In the last few years we’ve seen wider acceptance and adoption of cloud infrastructure – not a surprise, given the benefits in cost, flexibility and scalability it brings. We’ve also heard a lot of concern about the security of the cloud model.
That’s not unreasonable – after all, it’s our job to make sure that when we move to a new infrastructure model, we’re not putting critical assets at risk. Unfortunately, a lot of the conversation has been about perceptions. For example, I recently came across this infographic with an attention-getting headline: Cloud and Mobile IT Adoption Increases IT Security Risks.
There are a lot of interesting statistics in the infographic. Sensitive data is moving to the cloud. A lot of people are having trouble keeping track of where that data is. A lot of people are worried about cloud security. What none of that data tells us is whether that data really is at risk, despite the assertion in the headline.
Over a year ago, we at Alert Logic decided that it was time to shine the light of real user data on the questions about cloud security. We’re in a great position to do that – over 2,000 organizations use our managed security services, and they’re a mix of traditional enterprise data centers on our customers’ premises and infrastructures managed by many of the largest cloud hosting providers in North America. If there is some inherent risk in the cloud model, we’d expect to see it in the threats detected by our technology and validated by our security analysts. And so last spring we published our first State of Cloud Security Report.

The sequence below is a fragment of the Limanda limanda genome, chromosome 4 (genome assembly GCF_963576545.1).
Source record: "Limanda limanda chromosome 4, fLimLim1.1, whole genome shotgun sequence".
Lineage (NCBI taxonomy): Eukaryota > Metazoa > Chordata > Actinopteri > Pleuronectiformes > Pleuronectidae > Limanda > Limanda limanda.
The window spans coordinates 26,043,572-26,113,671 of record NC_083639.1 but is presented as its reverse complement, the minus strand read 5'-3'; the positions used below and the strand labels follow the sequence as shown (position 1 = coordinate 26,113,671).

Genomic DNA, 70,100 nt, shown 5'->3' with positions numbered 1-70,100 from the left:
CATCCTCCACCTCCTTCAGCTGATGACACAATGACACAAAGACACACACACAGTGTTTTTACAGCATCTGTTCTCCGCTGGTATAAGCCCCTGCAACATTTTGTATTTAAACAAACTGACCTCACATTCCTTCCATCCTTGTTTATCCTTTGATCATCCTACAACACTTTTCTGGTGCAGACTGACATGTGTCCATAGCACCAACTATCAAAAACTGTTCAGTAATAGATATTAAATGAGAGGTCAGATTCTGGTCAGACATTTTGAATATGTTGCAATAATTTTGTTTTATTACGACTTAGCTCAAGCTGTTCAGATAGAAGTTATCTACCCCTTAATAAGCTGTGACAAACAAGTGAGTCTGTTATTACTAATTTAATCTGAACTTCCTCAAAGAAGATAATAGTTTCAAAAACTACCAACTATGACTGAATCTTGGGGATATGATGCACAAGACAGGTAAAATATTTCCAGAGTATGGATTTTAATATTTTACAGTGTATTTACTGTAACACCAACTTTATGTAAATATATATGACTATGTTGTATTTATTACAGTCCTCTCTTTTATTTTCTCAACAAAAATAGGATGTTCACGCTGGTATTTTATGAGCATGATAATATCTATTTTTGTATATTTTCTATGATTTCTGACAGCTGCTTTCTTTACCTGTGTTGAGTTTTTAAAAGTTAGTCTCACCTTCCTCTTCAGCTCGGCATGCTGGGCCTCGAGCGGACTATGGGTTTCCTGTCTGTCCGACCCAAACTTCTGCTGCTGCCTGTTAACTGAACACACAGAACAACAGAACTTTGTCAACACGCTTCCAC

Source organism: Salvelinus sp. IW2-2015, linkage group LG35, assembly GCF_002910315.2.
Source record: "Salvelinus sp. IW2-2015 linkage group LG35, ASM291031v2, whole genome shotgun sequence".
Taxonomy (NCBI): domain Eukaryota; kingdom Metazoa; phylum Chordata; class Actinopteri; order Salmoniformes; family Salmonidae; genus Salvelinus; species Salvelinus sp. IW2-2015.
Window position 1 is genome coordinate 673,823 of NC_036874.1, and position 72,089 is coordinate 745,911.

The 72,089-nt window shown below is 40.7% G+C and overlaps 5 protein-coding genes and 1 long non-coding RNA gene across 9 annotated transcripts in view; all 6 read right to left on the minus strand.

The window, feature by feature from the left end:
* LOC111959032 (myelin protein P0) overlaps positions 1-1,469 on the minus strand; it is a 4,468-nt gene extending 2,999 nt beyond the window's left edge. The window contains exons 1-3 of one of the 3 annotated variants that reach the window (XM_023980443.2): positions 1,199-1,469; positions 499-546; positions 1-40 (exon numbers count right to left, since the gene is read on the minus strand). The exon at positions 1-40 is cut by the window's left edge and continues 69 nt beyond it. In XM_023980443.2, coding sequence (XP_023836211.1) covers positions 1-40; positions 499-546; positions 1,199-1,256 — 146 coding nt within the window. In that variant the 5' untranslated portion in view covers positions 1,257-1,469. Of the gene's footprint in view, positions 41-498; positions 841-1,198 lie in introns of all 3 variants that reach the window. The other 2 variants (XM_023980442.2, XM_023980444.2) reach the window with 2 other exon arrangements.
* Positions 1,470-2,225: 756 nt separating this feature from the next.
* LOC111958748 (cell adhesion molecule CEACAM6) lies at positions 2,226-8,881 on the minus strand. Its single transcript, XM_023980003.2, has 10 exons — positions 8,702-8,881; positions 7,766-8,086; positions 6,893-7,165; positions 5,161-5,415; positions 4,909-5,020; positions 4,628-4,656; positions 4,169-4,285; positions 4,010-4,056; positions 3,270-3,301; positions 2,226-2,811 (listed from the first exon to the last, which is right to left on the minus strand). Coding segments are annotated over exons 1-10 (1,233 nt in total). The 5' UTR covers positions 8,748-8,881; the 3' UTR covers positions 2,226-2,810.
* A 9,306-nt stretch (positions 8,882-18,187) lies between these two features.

We’ve just released the third report in the series and analyzed 180,000 security incidents singe we began, and what’s most striking is how little has changed each time we’ve undertaken this analysis (can we use some metric of how many attacks we have seen, incidents, etc.). Simply put: the occurrence of threats (percentage of customers affected) is comparable in both environments (and actually lower in cloud hosting provider environments for most categories of threats). We’ve now analyzed over two years of data and that fundamental conclusion hasn’t changed.
There’s more in the report: Web application attacks remain the most common threat (why) that most organizations face. We’ve also looked at frequency of attacks, looked for qualitative differences in the risk profile, examined the diversity of threats encountered by customers in each environment, and drilled down into the issues affecting customers in the financial services, healthcare and software-as-a-service sectors. Below is an infographic from the report summarizing our threat data. You can also download the full report to review here.
But the bottom line is that our customers are not finding elevated risk in cloud hosting provider infrastructure.
I hope the report gives you some interesting data to consider as you make your own cloud security plans. Please reach out to us with your feedback, thoughts and experiences.